4. Maintain stability, lift your legs up, and straighten them out over your hips. (If you have tight hamstrings, keep the legs slightly bent.)
  5. Lower one leg toward the floor as far as you can without losing alignment or engagement, and then alternate.
  6. Do this 15 times on each leg.
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Upright lunge for neutral spine and glute strengthening.

Photo: Jill Dailey

This is a great exercise to find neutral spine and to get some great gluteal work too! Your gluteals are the base of where your spine sits. Having strong supportive gluteal muscles translates to your overall spinal health.

  1. Hold on to a high surface, like a countertop, and lunge one leg forward and the opposite behind you. Your front knee lines up directly over your ankle, your back knee directly under your hips, and both knee joints are at right angles. Keep your front thigh parallel to the floor.
  2. Draw the outer edge of your front hip back to square your hips forward.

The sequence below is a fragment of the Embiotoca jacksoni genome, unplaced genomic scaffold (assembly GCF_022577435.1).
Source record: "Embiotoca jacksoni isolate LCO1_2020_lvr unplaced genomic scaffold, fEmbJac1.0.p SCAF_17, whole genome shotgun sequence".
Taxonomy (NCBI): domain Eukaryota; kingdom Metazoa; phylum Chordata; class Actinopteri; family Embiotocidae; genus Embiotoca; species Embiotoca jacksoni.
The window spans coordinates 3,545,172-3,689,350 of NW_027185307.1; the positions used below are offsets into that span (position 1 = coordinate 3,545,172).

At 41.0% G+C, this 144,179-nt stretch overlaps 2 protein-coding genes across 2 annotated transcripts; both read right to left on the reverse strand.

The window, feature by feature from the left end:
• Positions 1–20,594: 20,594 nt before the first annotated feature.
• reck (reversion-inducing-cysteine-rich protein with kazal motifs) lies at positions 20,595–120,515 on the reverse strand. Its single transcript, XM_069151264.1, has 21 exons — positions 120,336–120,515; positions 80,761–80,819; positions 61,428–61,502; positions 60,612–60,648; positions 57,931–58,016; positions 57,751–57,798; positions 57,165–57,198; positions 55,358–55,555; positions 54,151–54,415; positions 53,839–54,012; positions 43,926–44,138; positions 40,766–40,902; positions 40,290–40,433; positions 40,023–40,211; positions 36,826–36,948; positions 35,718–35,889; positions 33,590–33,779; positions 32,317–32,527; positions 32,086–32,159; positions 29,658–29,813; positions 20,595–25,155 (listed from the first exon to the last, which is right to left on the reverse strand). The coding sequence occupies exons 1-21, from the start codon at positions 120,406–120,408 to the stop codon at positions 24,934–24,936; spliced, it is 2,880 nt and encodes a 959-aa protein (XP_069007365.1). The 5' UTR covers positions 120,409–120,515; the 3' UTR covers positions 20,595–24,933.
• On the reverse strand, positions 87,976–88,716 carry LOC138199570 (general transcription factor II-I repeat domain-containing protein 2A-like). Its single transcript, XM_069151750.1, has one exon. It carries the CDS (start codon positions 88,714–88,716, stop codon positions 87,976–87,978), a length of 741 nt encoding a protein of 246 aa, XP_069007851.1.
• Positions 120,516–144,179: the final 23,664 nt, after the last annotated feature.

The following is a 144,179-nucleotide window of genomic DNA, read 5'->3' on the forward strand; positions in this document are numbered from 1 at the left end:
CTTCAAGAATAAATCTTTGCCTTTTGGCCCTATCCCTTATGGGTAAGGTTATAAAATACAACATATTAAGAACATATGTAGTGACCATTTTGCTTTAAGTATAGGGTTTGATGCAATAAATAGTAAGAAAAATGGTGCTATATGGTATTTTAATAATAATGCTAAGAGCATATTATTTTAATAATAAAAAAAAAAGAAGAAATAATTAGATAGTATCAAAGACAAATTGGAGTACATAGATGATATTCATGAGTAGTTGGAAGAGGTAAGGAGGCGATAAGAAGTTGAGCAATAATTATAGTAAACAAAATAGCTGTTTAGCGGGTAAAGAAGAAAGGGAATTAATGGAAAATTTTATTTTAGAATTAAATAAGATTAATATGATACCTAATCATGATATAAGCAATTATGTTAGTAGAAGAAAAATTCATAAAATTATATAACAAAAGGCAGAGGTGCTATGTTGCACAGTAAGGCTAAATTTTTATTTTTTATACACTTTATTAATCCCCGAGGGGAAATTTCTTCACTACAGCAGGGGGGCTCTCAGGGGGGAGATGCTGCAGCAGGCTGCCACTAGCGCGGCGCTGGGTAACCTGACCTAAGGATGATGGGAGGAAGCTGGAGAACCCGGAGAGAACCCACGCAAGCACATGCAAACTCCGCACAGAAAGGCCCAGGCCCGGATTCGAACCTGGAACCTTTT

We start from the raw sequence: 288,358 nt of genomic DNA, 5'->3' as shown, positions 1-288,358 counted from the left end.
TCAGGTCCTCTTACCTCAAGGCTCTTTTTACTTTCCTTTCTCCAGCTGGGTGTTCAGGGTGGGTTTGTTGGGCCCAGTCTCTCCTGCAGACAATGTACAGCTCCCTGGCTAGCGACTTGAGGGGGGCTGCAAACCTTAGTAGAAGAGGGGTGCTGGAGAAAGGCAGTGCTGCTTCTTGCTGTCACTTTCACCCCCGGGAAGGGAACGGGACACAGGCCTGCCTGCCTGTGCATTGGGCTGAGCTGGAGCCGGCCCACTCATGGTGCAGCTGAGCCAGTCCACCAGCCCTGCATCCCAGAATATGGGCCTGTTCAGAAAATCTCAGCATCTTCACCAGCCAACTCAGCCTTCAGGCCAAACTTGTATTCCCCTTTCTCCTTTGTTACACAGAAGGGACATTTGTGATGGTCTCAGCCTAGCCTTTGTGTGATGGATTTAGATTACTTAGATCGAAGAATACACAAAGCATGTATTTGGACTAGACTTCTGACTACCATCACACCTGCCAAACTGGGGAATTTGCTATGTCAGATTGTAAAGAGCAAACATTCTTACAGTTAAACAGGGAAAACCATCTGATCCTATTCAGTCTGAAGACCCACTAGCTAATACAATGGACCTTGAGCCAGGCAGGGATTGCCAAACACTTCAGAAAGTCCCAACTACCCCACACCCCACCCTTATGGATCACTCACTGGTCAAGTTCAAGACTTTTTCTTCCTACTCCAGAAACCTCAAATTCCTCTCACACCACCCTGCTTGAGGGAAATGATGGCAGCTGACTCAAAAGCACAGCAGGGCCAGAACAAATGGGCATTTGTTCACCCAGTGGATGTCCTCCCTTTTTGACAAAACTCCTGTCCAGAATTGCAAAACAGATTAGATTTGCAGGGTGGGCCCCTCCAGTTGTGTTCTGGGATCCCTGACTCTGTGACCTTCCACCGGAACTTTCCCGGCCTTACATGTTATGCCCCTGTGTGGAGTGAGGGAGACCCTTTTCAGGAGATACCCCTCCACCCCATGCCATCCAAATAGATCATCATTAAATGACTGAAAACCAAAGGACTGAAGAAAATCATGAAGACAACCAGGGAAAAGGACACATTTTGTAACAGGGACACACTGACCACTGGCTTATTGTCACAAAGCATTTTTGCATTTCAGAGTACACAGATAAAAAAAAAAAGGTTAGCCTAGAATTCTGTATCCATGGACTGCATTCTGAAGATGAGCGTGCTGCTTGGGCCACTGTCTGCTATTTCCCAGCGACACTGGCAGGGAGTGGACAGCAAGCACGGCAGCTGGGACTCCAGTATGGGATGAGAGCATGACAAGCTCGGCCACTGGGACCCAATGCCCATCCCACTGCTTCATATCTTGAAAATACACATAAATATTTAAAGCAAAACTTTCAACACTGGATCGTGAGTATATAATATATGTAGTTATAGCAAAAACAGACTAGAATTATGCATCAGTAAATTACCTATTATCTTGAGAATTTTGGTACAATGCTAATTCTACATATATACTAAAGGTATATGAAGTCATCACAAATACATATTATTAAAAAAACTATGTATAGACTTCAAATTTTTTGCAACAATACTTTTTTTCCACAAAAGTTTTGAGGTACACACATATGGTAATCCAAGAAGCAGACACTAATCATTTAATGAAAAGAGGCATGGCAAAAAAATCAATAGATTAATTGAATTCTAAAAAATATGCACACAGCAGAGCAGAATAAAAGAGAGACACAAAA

3. Keep your arms straight and torso upright. Breathe your ribs and jawline back to find the natural cervical, neck, and thoracic/upper back curvatures of your spine. Then hug inward to support this alignment.
  4. Keep your torso stabilized in this position. Bend your back knee closer to the ground, and then lift up a few inches. As you lower, think of lengthening the front quadriceps and your spine. As you lift, drag the front heel energy backward to ignite the base of your seat.
  5. Do this 50 times on each side.

Whether you're exercising, carrying groceries, or playing with children, finding optimal alignment of your spine and maintaining that alignment through your movements will enable you to move more freely, confidently, and energetically throughout your life.